By Brian Ojanpa
Free Press Staff Writer
— The Blue Earth muni continues to be munificently profitable.
That city’s municipal liquor store again has turned an enviable profit, according to the annual state auditor’s report on Minnesota municipal liquor operations.
The most recent data available show the Blue Earth off-sale store in the 3,300-population town posted a $101,000 profit in 2011, up from $71,000 the previous year.
“And 2012 is going to be even better than that,” City Administrator Kathy Bailey said.
Like city officials in other towns where munis show profits, Bailey said the success is all about the store personnel.
“We have really great managers and staff. They know the people and the community. You can’t serve people unless you have good people doing the serving.”
Bailey said it also helps that the Blue Earth store is situated just off busy Interstate 90, and that staff creatively engage its customer base with offerings such as a wine club that has monthly in-store wine samplings. The store also has begun beer-tasting sessions.
Bailey said liquor store profits continue to benefit the town in ways including the 2012 construction of an $80,000 public picnic shelter.
The St. James municipal, the other top-performing area store, showed a $154,000 profit in the 4,600-resident town, up from $124,000 in 2010.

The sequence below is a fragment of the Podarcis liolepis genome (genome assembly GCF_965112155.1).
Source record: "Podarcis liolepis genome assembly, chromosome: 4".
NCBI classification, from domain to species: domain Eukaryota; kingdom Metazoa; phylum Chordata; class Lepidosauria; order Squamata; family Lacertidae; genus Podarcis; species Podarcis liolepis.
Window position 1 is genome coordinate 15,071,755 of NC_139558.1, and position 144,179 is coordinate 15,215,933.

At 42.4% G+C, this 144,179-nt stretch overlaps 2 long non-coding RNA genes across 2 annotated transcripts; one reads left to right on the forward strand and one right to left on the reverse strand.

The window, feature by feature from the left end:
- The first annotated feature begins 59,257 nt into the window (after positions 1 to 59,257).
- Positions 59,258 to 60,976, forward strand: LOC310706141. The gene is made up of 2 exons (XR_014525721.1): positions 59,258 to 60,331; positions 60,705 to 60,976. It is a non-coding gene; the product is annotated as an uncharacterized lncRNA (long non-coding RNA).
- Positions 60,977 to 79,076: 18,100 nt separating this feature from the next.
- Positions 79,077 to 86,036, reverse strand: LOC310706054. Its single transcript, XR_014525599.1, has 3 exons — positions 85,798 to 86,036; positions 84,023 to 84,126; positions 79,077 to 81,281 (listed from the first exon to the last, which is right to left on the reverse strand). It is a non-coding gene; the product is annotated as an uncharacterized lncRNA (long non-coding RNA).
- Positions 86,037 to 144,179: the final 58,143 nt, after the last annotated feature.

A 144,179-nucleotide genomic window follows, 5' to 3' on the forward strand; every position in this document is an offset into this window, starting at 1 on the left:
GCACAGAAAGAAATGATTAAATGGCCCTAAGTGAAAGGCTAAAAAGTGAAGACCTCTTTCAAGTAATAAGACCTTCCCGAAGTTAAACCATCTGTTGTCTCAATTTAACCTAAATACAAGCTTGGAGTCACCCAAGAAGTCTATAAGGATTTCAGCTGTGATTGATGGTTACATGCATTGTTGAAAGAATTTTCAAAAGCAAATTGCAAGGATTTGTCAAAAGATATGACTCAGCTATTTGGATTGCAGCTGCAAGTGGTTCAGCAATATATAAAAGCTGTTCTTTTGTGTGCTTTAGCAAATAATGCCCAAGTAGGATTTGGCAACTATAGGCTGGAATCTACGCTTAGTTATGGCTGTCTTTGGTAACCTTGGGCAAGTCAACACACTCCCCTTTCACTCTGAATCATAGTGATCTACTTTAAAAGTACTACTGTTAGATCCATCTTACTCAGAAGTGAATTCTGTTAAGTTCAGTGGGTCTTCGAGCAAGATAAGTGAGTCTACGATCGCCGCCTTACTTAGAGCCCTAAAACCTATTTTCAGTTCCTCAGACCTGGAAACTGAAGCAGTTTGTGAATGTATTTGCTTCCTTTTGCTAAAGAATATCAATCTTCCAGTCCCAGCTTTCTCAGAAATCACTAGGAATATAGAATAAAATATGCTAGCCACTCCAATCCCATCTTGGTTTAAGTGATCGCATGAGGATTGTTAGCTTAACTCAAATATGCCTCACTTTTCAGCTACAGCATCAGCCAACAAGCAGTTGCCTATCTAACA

City Manager Joe McCabe said the store’s success is beholden to its management, staff training in customer service skills, and community awareness that the city-owned swimming pool and movie theater depend on store revenues.
Other area munis showing significant profits in 2011 included Le Center ($41,025) and Madelia ($22,757).
The Mapleton store, which had a 2010 profit of $22,811, had a 2011 income loss of $46,102.
Mapleton City Administrator Patty Woodruff said, other than some unforeseen expenses contributing to the drop in business, she doesn’t know why the falloff was so pronounced.
She said the store changed managers in 2012 and business appears to be on the upswing.
“Sales are definitely up, so that’s a positive, and we’re really tightening our budget for 2013.”
Meanwhile, the Wells municipal continued to struggle in 2011, posting a $34,000 net loss following a $53,000 loss in 2010.
City officials have said the store has been beset by unforeseen capital improvement expenses such as roof repair and other infrastructure needs.
The city also had to transfer money out of its liquor fund to shore up city departments with budget shortfalls.
The auditor’s report said statewide in 2011 the combined net profit of all municipal liquor operations totaled $23.4 million, an increase of $1.7 million (8 percent) over 2010.
During 2011, the state’s munis transferred $20.1 million of their profits to other city funds. That represents a 20.8 percent increase over total net transfers made in 2010.
In 2011 Minnesota’s municipals reported a 16th consecutive year of record gross sales, totaling $317.2 million.
Thirty-six cities reported net losses for 2011, compared with 40 cities in 2010.
Minnesota municipalities were originally authorized to own and operate liquor establishments as a means of controlling sales of alcohol.
For many communities in rural Minnesota, municipal liquor operations provide access and convenience in areas that might be unable to attract privately-run ventures.